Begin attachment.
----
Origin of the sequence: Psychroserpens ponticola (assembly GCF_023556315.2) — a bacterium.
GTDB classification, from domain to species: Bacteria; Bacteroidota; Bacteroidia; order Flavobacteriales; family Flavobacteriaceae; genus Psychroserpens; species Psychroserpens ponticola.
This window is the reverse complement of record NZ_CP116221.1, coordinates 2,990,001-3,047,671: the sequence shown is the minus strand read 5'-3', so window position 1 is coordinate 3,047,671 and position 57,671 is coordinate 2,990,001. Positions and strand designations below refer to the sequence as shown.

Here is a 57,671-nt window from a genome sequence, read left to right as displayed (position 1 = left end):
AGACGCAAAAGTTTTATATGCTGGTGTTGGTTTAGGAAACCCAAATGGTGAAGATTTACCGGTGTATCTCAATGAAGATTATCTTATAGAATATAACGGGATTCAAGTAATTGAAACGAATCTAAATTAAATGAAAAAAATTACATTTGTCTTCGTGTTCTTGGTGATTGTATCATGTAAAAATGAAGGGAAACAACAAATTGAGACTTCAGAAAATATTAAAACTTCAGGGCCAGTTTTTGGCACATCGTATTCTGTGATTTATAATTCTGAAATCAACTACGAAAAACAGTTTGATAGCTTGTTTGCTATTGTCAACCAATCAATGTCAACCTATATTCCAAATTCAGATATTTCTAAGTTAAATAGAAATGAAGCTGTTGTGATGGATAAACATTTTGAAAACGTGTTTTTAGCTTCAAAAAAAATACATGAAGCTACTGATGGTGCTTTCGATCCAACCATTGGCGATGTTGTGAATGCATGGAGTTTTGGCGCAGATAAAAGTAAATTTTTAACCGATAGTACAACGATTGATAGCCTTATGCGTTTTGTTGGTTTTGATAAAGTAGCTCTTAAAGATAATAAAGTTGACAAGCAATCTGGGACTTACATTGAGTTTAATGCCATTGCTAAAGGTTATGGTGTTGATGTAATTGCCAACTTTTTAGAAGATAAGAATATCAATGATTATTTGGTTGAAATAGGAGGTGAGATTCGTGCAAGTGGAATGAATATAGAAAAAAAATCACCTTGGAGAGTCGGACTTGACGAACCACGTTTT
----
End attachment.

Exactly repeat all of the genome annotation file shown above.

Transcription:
Origin of the sequence: Psychroserpens ponticola (assembly GCF_023556315.2) — a bacterium.
GTDB classification, from domain to species: Bacteria; Bacteroidota; Bacteroidia; order Flavobacteriales; family Flavobacteriaceae; genus Psychroserpens; species Psychroserpens ponticola.
This window is the reverse complement of record NZ_CP116221.1, coordinates 2,990,001-3,047,671: the sequence shown is the minus strand read 5'-3', so window position 1 is coordinate 3,047,671 and position 57,671 is coordinate 2,990,001. Positions and strand designations below refer to the sequence as shown.

Here is a 57,671-nt window from a genome sequence, read left to right as displayed (position 1 = left end):
AGACGCAAAAGTTTTATATGCTGGTGTTGGTTTAGGAAACCCAAATGGTGAAGATTTACCGGTGTATCTCAATGAAGATTATCTTATAGAATATAACGGGATTCAAGTAATTGAAACGAATCTAAATTAAATGAAAAAAATTACATTTGTCTTCGTGTTCTTGGTGATTGTATCATGTAAAAATGAAGGGAAACAACAAATTGAGACTTCAGAAAATATTAAAACTTCAGGGCCAGTTTTTGGCACATCGTATTCTGTGATTTATAATTCTGAAATCAACTACGAAAAACAGTTTGATAGCTTGTTTGCTATTGTCAACCAATCAATGTCAACCTATATTCCAAATTCAGATATTTCTAAGTTAAATAGAAATGAAGCTGTTGTGATGGATAAACATTTTGAAAACGTGTTTTTAGCTTCAAAAAAAATACATGAAGCTACTGATGGTGCTTTCGATCCAACCATTGGCGATGTTGTGAATGCATGGAGTTTTGGCGCAGATAAAAGTAAATTTTTAACCGATAGTACAACGATTGATAGCCTTATGCGTTTTGTTGGTTTTGATAAAGTAGCTCTTAAAGATAATAAAGTTGACAAGCAATCTGGGACTTACATTGAGTTTAATGCCATTGCTAAAGGTTATGGTGTTGATGTAATTGCCAACTTTTTAGAAGATAAGAATATCAATGATTATTTGGTTGAAATAGGAGGTGAGATTCGTGCAAGTGGAATGAATATAGAAAAAAAATCACCTTGGAGAGTCGGACTTGACGAACCACGTTTT